The super-Spaniard arrived in Indian Wells with three back-to-back titles, a 15-0 streak, including two wins over Medvedev. Not just that heart-breaker of an Australian final but the semis in Acapulco. Indeed Nadal had lost to the Russian only once in their six meetings, which had all been played on Medvedev’s favoured hard courts.

Before the Russian could look at those final days of competition, however, Medvedev had important business to reach the quarters, not least the prospect of Gael Monfils in Round 3. His first match, though, offered a chance to solidify his range and confidence against qualifier Tomas Machac, age 21 and ranked 158. That said, the young Czech saved 13 of 14 break points in his first match against Alexei Popyrin, so he did not want for strong nerves.

And his bristling confidence showed straight away: Against the Medvedev opening serve, he had break point, helped, it should be added, by a couple of double faults. But the top seed held.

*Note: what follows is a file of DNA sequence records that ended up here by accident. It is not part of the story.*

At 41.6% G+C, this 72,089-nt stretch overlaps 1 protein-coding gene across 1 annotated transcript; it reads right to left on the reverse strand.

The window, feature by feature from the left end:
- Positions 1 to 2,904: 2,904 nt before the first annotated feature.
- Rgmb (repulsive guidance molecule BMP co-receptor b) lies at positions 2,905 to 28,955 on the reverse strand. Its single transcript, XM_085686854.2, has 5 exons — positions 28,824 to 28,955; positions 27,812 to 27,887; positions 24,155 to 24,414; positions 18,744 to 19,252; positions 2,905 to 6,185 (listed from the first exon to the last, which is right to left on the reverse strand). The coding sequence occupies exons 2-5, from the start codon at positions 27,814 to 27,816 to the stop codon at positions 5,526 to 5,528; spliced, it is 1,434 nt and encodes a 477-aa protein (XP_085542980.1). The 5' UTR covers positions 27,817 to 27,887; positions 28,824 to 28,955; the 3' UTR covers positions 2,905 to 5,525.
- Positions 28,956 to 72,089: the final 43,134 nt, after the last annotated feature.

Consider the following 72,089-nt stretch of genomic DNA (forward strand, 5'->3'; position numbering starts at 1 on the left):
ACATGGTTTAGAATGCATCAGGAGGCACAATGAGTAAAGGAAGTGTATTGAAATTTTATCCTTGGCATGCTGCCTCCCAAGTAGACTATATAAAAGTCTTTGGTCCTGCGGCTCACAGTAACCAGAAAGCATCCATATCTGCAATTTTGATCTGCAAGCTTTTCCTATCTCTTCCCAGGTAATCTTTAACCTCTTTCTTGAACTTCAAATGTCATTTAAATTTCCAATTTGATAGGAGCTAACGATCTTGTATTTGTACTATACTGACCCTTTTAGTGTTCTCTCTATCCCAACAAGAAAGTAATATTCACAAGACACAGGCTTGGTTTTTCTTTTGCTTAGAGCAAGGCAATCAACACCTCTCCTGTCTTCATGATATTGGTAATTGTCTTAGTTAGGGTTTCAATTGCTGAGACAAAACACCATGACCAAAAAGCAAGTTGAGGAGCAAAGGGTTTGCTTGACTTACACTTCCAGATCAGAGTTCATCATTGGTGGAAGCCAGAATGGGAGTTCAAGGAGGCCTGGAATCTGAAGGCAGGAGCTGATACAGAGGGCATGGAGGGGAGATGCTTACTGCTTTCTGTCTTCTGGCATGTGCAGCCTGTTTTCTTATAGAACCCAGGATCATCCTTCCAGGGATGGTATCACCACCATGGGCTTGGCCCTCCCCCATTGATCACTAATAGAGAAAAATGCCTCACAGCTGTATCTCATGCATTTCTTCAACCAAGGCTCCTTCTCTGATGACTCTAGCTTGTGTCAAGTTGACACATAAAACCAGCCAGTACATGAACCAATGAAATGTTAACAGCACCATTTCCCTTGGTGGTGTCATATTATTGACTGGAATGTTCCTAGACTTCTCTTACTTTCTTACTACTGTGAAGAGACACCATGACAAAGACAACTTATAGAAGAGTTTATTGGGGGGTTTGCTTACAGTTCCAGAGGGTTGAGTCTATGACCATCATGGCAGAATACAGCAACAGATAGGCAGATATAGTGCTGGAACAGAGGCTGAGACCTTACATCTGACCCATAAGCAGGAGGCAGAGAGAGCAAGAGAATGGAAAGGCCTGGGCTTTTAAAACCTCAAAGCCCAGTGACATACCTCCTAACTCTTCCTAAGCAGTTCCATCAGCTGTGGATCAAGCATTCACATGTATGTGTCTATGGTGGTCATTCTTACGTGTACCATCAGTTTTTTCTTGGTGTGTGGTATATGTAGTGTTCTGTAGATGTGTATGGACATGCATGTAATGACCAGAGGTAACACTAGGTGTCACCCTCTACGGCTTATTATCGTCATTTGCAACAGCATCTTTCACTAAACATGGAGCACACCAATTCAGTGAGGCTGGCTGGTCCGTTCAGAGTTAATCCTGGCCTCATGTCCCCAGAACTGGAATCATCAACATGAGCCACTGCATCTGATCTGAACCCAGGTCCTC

The Russian certainly knew he was in a dog-fight, as Machac played with variety, angle, even a forehand sliced winner. But come the sixth game, he conceded a break to love. Medvedev looked calm and collected, if not cool, in the midday heat of the Californian desert, and a hold to love followed. He had his game face on, and went on to serve it out, 6-3.

The second set began more convincingly for Medvedev, with an immediate break and hold for 2-0. The third game became a gruelling cat-and-mouse battle of long rallies, mixes of spin and angle, and in the end, Medvedev saw a break chance evaporate.

He was playing incredibly deep behind the baseline, and Machac was prepared to concede a couple of slotted passes on his way to the net in exchange for some easy finishes off his swinging serve.

The Russian, though, did break again, and held for 5-1 with a couple of drop-shot winners. He was now in control of things, despite the Czech’s continued volley plays and racing pick-ups at the net.